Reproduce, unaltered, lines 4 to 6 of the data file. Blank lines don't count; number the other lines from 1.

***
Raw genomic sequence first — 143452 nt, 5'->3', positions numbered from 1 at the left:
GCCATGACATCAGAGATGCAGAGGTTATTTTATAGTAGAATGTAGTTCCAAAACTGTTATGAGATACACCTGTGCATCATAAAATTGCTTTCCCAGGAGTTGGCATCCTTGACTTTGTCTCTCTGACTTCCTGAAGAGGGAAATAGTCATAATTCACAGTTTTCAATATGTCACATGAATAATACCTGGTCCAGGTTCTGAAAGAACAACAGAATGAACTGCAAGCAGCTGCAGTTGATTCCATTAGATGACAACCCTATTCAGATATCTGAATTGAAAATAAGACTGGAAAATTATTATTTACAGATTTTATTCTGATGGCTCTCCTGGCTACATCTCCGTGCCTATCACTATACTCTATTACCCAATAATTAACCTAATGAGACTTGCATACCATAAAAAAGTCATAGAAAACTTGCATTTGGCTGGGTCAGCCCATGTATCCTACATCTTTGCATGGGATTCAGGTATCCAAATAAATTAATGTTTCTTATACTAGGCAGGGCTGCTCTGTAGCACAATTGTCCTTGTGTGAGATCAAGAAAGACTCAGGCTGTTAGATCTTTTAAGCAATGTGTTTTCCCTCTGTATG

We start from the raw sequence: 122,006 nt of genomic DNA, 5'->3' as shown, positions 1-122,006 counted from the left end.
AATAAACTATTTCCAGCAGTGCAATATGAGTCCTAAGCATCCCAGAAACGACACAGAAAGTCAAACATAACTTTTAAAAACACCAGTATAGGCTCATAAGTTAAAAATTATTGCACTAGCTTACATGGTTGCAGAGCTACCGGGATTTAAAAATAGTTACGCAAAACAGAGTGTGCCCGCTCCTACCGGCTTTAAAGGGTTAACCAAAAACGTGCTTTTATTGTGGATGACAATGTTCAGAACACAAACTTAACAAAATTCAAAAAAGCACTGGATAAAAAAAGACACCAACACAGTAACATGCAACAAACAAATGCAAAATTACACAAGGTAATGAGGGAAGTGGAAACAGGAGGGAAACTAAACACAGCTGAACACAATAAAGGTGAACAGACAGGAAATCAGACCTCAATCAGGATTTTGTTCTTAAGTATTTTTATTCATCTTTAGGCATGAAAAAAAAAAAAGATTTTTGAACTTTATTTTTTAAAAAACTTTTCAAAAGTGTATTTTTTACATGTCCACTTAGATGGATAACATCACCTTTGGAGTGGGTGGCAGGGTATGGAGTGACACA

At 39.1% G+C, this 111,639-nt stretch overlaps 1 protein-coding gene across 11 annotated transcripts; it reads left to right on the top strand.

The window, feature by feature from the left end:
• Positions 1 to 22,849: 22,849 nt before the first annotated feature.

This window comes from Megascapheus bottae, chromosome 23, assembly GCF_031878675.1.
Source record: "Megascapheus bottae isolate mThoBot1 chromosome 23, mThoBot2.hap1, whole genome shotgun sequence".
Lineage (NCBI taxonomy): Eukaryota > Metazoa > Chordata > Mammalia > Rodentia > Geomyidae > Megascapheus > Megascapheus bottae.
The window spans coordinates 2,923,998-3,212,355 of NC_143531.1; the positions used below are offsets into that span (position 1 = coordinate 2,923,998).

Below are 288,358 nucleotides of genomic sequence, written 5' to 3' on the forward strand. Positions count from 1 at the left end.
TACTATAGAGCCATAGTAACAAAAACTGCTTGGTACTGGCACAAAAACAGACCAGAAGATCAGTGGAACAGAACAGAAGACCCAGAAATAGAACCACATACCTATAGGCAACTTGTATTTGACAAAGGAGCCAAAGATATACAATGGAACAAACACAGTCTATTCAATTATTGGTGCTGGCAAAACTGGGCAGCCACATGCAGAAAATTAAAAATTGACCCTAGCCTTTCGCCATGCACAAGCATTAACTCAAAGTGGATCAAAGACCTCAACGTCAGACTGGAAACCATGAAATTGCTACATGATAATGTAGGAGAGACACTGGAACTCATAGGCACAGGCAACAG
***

AATAAACTATTTCCAGCAGTGCAATATGAGTCCTAAGCATCCCAGAAACGACACAGAAAGTCAAACATAACTTTTAAAAACACCAGTATAGGCTCATAAGTTAAAAATTATTGCACTAGCTTACATGGTTGCAGAGCTACCGGGATTTAAAAATAGTTACGCAAAACAGAGTGTGCCCGCTCCTACCGGCTTTAAAGGGTTAACCAAAAACGTGCTTTTATTGTGGATGACAATGTTCAGAACACAAACTTAACAAAATTCAAAAAAGCACTGGATAAAAAAAGACACCAACACAGTAACATGCAACAAACAAATGCAAAATTACACAAGGTAATGAGGGAAGTGGAAACAGGAGGGAAACTAAACACAGCTGAACACAATAAAGGTGAACAGACAGGAAATCAGACCTCAATCAGGATTTTGTTCTTAAGTATTTTTATTCATCTTTAGGCATGAAAAAAAAAAAAGATTTTTGAACTTTATTTTTTAAAAAACTTTTCAAAAGTGTATTTTTTACATGTCCACTTAGATGGATAACATCACCTTTGGAGTGGGTGGCAGGGTATGGAGTGACACA

At 39.1% G+C, this 111,639-nt stretch overlaps 1 protein-coding gene across 11 annotated transcripts; it reads left to right on the top strand.

The window, feature by feature from the left end: